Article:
Macros vs. Add-Ins – What’s the difference?

There are two different ways to work with the Revit API. In general, the code you write will be the same or almost the same in either case. Developing a macro is easier and simpler, but the trade-off is that you are limited in the development tools you use and how you share the macros with other people.  Developing Add-Ins involves more set-up and some technical mumbo-jumbo to register the add-ins with Revit. A main upside of Add-Ins is that you are better able to distribute them to other people.

Here’s a quick review:


SharpDevelop, a free and open-source development environment (known as an Integrated Development Environment, or IDE), is included in the Revit install. It is automatically connected to Revit so the process of creating macros is relatively simple. SharpDevelop is OK, but many people would rather use Microsoft Visual Studio. But to develop macros you must use SharpDevelop.

Macros are automatically registered with Revit when you compile your code in SharpDevelop. The macros are listed in the Macro Manager which is the UI that you must use to run them.

The code for your macro is stored in an RVT file if it is a document macro. If you create an application macro the code is stored independently on your computer. For the application macro examples I have been developing for this blog, Revit stores the source at C:\ProgramData\Autodesk\Revit\Macros\2013\Architecture\VstaMacros\AppHookup\BoostYourBIM\Source\BoostYourBIM.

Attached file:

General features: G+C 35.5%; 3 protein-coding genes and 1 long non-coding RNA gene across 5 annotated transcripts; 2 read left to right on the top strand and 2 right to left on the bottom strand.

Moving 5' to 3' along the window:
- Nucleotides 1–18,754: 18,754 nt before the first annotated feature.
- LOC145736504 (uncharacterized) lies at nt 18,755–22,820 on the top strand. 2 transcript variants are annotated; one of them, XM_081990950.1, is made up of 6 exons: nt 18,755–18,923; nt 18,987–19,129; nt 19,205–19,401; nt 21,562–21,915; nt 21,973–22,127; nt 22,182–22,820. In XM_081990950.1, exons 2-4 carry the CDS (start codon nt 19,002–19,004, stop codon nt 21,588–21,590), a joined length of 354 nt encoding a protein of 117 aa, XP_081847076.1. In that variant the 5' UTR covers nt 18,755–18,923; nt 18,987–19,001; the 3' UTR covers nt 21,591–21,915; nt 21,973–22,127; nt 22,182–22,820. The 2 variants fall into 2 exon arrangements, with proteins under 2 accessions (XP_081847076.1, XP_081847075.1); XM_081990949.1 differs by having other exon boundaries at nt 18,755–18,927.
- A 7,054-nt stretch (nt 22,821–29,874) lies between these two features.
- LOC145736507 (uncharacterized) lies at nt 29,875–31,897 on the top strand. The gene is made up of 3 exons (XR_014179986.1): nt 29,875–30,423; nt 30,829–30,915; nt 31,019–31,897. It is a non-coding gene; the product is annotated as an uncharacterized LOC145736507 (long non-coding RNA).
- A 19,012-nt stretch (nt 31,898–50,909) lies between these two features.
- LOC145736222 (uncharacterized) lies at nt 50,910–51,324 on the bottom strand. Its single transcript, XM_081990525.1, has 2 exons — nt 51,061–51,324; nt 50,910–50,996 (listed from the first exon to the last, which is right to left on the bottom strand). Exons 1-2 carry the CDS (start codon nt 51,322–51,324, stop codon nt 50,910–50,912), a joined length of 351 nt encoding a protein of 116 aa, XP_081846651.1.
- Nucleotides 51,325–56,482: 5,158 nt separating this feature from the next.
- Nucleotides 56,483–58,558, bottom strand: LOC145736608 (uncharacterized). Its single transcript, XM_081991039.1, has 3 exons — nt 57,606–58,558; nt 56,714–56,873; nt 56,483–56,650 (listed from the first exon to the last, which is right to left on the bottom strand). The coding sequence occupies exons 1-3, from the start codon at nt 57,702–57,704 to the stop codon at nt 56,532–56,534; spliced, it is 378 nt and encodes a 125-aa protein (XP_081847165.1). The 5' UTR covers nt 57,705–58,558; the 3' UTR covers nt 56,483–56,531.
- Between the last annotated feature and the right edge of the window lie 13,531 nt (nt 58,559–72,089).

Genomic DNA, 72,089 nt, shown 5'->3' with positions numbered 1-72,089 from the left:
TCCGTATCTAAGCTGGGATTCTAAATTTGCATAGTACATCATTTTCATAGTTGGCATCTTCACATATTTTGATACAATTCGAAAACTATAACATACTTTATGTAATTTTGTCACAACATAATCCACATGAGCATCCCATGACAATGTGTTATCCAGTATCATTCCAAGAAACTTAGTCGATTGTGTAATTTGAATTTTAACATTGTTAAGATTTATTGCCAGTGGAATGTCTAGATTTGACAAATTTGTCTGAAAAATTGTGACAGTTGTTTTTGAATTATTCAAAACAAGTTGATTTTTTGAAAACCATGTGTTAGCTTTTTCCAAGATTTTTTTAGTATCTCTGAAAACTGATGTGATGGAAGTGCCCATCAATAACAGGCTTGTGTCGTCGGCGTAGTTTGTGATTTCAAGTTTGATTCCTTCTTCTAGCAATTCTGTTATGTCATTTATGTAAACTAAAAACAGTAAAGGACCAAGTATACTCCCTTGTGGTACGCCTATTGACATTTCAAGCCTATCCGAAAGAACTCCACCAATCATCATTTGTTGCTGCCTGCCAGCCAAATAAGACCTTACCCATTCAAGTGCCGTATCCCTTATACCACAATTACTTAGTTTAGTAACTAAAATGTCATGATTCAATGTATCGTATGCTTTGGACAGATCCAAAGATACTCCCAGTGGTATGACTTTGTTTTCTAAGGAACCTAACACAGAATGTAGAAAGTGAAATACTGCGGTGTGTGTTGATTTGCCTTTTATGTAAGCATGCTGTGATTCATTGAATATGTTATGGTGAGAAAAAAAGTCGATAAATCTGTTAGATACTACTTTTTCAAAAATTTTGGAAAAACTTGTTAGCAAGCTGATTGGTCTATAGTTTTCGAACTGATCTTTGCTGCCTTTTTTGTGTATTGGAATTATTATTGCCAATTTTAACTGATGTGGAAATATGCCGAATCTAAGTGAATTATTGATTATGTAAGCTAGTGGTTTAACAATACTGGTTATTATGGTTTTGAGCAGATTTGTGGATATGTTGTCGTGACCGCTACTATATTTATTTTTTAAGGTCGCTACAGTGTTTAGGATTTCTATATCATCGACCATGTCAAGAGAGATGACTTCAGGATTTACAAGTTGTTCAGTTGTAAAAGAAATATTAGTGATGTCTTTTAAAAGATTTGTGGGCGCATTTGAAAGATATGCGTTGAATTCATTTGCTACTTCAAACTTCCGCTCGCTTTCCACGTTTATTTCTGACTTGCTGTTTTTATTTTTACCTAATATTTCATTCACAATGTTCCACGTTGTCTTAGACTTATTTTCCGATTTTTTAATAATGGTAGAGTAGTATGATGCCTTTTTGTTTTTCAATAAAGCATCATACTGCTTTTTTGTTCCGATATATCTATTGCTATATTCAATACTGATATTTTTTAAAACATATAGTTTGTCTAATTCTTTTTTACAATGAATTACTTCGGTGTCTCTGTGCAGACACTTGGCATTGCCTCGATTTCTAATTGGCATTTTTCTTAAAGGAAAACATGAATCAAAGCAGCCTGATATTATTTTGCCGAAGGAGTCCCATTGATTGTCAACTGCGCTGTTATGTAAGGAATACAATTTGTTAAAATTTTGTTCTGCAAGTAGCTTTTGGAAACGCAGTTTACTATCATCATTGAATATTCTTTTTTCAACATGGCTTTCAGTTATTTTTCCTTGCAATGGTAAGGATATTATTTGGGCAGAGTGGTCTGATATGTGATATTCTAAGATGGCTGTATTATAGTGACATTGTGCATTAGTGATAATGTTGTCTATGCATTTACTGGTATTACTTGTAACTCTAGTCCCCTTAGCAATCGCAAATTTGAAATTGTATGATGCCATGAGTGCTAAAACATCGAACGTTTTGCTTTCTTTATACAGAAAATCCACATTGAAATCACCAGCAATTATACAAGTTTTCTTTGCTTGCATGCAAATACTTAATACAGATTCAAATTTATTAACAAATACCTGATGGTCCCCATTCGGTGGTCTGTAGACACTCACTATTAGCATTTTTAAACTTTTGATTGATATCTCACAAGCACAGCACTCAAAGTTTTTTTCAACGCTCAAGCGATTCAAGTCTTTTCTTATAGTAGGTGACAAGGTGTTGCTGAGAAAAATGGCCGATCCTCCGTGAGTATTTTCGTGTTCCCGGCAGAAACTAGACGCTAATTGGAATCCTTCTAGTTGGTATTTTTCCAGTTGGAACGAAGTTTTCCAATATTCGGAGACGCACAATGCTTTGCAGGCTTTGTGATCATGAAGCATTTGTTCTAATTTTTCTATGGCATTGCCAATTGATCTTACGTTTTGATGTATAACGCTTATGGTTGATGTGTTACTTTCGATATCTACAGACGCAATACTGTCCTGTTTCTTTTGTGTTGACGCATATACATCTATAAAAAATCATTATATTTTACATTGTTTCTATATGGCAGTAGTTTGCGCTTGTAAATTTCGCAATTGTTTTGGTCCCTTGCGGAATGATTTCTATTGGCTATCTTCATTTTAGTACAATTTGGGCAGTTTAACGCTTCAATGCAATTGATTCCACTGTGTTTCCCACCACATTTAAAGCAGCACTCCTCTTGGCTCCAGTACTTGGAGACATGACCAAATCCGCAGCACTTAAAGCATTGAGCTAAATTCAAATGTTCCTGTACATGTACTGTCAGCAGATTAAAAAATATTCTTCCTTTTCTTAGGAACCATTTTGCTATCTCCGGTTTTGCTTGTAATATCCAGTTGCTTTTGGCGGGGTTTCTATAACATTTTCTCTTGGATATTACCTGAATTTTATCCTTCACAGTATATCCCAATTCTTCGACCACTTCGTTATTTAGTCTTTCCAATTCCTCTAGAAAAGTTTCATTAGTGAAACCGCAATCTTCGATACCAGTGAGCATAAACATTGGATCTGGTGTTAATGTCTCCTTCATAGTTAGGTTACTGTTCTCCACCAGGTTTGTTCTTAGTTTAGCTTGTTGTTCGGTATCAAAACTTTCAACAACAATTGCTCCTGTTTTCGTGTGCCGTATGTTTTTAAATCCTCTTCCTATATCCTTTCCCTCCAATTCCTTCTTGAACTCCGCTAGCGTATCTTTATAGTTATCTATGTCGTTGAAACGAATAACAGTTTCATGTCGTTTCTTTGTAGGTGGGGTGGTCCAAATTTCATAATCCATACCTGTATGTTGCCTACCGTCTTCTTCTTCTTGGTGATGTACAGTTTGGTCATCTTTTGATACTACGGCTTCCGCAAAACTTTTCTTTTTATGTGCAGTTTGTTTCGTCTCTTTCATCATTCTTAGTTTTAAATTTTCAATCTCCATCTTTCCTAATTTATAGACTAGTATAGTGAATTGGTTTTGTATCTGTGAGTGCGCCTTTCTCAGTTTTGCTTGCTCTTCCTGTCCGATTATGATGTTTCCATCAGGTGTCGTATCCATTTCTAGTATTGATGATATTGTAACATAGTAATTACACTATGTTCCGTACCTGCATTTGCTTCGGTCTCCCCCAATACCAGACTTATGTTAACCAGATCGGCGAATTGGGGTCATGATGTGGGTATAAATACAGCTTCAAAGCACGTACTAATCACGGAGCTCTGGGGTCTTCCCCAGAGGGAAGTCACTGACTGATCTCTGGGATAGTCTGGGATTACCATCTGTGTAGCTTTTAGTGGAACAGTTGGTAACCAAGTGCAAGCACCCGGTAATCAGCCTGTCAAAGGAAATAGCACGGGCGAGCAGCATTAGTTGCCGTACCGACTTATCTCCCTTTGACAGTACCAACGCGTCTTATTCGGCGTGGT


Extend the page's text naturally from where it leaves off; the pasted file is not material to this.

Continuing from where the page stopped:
You can share your macros with other people either by sending them the RVT file (if it is a document macro) or sending them the source code (but that will take a bit of effort on their part to create a macro on their install of Revit to generate the same macro.


Add-Ins are developed externally to Revit, usually using Microsoft Visual Studio, the free version called Visual Studio Express, or some other IDE.

The code for your Add-In gets compiled into a DLL file. An ADDIN file needs to be created so that Revit can discover the DLL. The ADDIN file goes into a place like C:\Users\HP002\AppData\Roaming\Autodesk\revit\Addins\2013. The ADDIN and DLL can be distributed to other users to let them run the command.


8 thoughts on “Macros vs. Add-Ins – What’s the difference?

  1. I noticed that the Add-In runs a little faster than the Macro in some cases with the same code and Visual Express is more stable than SharpDevelop (still don’t like it).

  2. Thank you! In the case of a document macro,
    (“The code for your macro is stored in an RVT file if it is a document macro”)
    and the RVT file is in Revit 2020, could I open the file in Revit 2021 and use the macros, or do the macros should be updated to the Revit 2021 version?
    Thanks for your help!

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